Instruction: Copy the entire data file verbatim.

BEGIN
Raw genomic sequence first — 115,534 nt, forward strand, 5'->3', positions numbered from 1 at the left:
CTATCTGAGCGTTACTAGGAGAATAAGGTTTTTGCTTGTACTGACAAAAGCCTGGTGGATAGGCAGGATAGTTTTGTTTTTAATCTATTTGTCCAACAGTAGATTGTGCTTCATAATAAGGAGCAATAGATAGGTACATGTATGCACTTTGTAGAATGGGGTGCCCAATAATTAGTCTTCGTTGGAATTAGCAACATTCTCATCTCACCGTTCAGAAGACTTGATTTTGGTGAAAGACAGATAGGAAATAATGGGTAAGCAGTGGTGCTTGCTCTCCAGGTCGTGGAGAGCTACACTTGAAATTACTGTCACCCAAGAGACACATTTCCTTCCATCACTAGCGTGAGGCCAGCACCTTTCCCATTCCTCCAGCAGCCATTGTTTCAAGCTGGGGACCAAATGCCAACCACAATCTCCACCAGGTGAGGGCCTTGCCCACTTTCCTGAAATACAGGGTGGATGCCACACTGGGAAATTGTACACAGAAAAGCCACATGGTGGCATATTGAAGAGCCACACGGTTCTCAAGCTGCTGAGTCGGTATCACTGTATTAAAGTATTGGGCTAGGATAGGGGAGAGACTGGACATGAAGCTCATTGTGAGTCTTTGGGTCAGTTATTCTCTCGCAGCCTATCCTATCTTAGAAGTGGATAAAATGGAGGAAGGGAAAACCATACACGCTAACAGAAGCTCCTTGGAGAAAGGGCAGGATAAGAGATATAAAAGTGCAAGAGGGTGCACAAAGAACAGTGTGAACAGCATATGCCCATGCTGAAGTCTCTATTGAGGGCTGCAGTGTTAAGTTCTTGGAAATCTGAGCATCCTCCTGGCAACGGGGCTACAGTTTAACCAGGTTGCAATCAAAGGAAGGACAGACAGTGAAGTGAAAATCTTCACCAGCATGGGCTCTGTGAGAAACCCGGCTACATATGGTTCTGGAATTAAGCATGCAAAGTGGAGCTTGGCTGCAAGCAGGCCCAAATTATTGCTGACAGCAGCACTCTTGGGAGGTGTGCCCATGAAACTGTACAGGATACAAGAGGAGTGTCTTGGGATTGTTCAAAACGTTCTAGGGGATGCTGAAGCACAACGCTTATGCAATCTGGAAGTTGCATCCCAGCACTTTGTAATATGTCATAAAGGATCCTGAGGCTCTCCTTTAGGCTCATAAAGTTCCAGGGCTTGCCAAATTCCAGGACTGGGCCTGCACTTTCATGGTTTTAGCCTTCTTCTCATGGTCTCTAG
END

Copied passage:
Raw genomic sequence first — 115,534 nt, forward strand, 5'->3', positions numbered from 1 at the left:
CTATCTGAGCGTTACTAGGAGAATAAGGTTTTTGCTTGTACTGACAAAAGCCTGGTGGATAGGCAGGATAGTTTTGTTTTTAATCTATTTGTCCAACAGTAGATTGTGCTTCATAATAAGGAGCAATAGATAGGTACATGTATGCACTTTGTAGAATGGGGTGCCCAATAATTAGTCTTCGTTGGAATTAGCAACATTCTCATCTCACCGTTCAGAAGACTTGATTTTGGTGAAAGACAGATAGGAAATAATGGGTAAGCAGTGGTGCTTGCTCTCCAGGTCGTGGAGAGCTACACTTGAAATTACTGTCACCCAAGAGACACATTTCCTTCCATCACTAGCGTGAGGCCAGCACCTTTCCCATTCCTCCAGCAGCCATTGTTTCAAGCTGGGGACCAAATGCCAACCACAATCTCCACCAGGTGAGGGCCTTGCCCACTTTCCTGAAATACAGGGTGGATGCCACACTGGGAAATTGTACACAGAAAAGCCACATGGTGGCATATTGAAGAGCCACACGGTTCTCAAGCTGCTGAGTCGGTATCACTGTATTAAAGTATTGGGCTAGGATAGGGGAGAGACTGGACATGAAGCTCATTGTGAGTCTTTGGGTCAGTTATTCTCTCGCAGCCTATCCTATCTTAGAAGTGGATAAAATGGAGGAAGGGAAAACCATACACGCTAACAGAAGCTCCTTGGAGAAAGGGCAGGATAAGAGATATAAAAGTGCAAGAGGGTGCACAAAGAACAGTGTGAACAGCATATGCCCATGCTGAAGTCTCTATTGAGGGCTGCAGTGTTAAGTTCTTGGAAATCTGAGCATCCTCCTGGCAACGGGGCTACAGTTTAACCAGGTTGCAATCAAAGGAAGGACAGACAGTGAAGTGAAAATCTTCACCAGCATGGGCTCTGTGAGAAACCCGGCTACATATGGTTCTGGAATTAAGCATGCAAAGTGGAGCTTGGCTGCAAGCAGGCCCAAATTATTGCTGACAGCAGCACTCTTGGGAGGTGTGCCCATGAAACTGTACAGGATACAAGAGGAGTGTCTTGGGATTGTTCAAAACGTTCTAGGGGATGCTGAAGCACAACGCTTATGCAATCTGGAAGTTGCATCCCAGCACTTTGTAATATGTCATAAAGGATCCTGAGGCTCTCCTTTAGGCTCATAAAGTTCCAGGGCTTGCCAAATTCCAGGACTGGGCCTGCACTTTCATGGTTTTAGCCTTCTTCTCATGGTCTCTAG